Confocal Scanning Optical Microscopy and Related Imaging Systems

Academic Press
2
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This book provides a comprehensive introduction to the field of scanning optical microscopy for scientists and engineers. The book concentrates mainly on two instruments: the Confocal Scanning Optical Microscope (CSOM), and the Optical Interference Microscope (OIM). A comprehensive discussion of the theory and design of the Near-Field Scanning Optical Microscope (NSOM) is also given.

The text discusses the practical aspects of building a confocal scanning optical microscope or optical interference microscope, and the applications of these microscopes to phase imaging, biological imaging, and semiconductor inspection and metrology.A comprehensive theoretical discussion of the depth and transverse resolution is given with emphasis placed on the practical results of the theoretical calculations and how these can be used to help understand the operation of these microscopes.

  • Provides a comprehensive introduction to the field of scanning optical microscopy for scientists and engineers
  • Explains many practical applications of scanning optical and interference microscopy in such diverse fields as biology and semiconductor metrology
  • Discusses in theoretical terms the origin of the improved depth and transverse resolution of scanning optical and interference microscopes with emphasis on the practical results of the theoretical calculations
  • Considers the practical aspects of building a confocal scanning or interference microscope and explores some of the design tradeoffs made for microscopes used in various applications
  • Discusses the theory and design of near-field optical microscopes
  • Explains phase imaging in the scanning optical and interference microscopes
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Additional Information

Publisher
Academic Press
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Published on
Sep 18, 1996
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Pages
335
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ISBN
9780080529783
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Language
English
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Genres
Science / Microscopes & Microscopy
Science / Physics / Condensed Matter
Science / Physics / Optics & Light
Technology & Engineering / Materials Science / General
Technology & Engineering / Optics
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Content Protection
This content is DRM protected.
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Available on Android devices
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Eligible for Family Library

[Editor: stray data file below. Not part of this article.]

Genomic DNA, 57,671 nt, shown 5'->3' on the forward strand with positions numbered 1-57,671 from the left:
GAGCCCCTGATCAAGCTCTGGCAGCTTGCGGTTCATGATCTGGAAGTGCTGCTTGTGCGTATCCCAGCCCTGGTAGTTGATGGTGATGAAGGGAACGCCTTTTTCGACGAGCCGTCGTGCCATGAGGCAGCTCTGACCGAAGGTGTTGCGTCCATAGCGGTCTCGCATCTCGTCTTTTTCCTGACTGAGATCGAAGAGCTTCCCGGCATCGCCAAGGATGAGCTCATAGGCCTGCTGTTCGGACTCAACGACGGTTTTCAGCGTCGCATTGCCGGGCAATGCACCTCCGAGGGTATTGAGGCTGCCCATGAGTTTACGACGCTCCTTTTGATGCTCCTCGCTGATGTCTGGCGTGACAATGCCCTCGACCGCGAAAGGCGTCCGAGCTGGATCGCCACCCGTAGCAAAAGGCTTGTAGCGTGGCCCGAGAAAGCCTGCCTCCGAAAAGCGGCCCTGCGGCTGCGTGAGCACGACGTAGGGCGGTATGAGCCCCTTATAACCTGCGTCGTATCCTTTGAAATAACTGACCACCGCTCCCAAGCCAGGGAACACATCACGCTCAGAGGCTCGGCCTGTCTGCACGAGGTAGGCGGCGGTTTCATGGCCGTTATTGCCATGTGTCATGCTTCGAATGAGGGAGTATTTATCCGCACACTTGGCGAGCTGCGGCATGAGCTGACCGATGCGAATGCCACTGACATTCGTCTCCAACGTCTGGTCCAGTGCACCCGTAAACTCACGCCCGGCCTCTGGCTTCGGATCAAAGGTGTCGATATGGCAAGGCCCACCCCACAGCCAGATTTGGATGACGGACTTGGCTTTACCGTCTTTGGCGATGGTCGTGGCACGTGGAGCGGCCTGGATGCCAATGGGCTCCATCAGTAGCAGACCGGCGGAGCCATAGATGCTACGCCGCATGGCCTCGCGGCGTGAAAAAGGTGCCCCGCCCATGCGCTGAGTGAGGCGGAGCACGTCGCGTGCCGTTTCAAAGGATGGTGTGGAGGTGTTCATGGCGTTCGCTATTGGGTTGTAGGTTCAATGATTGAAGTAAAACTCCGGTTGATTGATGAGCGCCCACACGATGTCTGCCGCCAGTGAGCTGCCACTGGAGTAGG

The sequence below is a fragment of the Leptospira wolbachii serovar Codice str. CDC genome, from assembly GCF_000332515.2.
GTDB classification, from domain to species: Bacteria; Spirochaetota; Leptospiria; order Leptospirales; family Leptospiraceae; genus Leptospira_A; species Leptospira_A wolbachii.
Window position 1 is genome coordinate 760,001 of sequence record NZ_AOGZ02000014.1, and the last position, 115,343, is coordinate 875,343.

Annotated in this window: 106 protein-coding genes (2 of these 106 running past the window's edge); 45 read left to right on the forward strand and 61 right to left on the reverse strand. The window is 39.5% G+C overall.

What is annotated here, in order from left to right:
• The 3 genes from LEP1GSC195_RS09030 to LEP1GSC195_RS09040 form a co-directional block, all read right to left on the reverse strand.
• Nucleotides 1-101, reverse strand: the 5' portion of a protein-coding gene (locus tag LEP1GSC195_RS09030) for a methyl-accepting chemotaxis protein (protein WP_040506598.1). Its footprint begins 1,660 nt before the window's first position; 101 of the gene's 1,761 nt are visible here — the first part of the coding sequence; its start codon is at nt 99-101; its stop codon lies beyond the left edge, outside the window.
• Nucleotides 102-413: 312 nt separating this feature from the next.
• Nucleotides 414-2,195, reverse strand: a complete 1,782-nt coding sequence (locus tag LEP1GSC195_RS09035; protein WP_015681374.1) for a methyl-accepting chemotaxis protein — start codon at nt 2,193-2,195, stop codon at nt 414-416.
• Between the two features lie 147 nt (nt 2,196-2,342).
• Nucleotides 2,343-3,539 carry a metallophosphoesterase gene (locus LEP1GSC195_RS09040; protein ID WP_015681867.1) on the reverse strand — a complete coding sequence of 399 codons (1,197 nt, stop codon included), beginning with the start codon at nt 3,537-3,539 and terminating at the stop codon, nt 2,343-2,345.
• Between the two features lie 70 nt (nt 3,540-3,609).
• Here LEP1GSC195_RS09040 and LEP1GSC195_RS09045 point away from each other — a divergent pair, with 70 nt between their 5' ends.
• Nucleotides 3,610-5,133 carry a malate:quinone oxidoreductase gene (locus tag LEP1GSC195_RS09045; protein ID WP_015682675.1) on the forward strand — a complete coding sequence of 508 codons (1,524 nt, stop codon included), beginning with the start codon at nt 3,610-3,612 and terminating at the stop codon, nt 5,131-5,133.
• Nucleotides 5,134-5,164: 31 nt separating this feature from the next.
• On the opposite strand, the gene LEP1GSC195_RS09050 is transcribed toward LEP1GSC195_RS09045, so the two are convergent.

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The intellectual adventure story of the "double-slit" experiment, showing how a sunbeam split into two paths first challenged our understanding of light and then the nature of reality itself--and continues to almost 200 years later.

Many of science's greatest minds have grappled with the simple yet elusive "double-slit" experiment. Thomas Young devised it in the early 1800s to show that light behaves like a wave, and in doing so opposed Isaac Newton. Nearly a century later, Albert Einstein showed that light comes in quanta, or particles, and the experiment became key to a fierce debate between Einstein and Niels Bohr over the nature of reality. Richard Feynman held that the double slit embodies the central mystery of the quantum world. Decade after decade, hypothesis after hypothesis, scientists have returned to this ingenious experiment to help them answer deeper and deeper questions about the fabric of the universe.

How can a single particle behave both like a particle and a wave? Does a particle exist before we look at it, or does the very act of looking create reality? Are there hidden aspects to reality missing from the orthodox view of quantum physics? Is there a place where the quantum world ends and the familiar classical world of our daily lives begins, and if so, can we find it? And if there's no such place, then does the universe split into two each time a particle goes through the double slit?

With his extraordinarily gifted eloquence, Anil Ananthaswamy travels around the world and through history, down to the smallest scales of physical reality we have yet fathomed. Through Two Doors at Once is the most fantastic voyage you can take.
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